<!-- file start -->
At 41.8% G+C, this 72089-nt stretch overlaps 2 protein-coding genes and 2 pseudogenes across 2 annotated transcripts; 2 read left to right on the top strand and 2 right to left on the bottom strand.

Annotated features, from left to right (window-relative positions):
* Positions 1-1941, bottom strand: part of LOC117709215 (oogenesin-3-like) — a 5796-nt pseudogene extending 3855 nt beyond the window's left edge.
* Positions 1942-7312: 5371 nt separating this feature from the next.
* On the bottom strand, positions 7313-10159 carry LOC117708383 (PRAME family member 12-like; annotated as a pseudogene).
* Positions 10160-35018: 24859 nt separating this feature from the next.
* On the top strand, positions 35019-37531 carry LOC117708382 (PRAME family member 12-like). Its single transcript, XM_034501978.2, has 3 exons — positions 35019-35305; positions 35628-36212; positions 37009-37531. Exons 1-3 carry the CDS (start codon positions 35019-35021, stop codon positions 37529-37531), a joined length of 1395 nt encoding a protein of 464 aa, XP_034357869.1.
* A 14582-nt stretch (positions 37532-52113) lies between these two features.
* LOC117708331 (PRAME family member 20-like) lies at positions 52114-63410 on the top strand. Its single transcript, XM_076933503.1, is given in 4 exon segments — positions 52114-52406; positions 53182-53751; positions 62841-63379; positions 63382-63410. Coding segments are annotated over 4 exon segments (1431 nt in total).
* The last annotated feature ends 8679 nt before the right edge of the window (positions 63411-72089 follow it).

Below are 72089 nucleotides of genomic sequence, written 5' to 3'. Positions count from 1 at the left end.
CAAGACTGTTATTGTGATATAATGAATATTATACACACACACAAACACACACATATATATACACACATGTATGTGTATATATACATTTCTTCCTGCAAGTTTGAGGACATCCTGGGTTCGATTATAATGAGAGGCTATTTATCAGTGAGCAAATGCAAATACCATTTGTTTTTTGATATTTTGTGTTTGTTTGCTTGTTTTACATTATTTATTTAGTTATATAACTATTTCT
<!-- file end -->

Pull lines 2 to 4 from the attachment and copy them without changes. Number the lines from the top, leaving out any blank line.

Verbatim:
Annotated features, from left to right (window-relative positions):
* Positions 1-1941, bottom strand: part of LOC117709215 (oogenesin-3-like) — a 5796-nt pseudogene extending 3855 nt beyond the window's left edge.
* Positions 1942-7312: 5371 nt separating this feature from the next.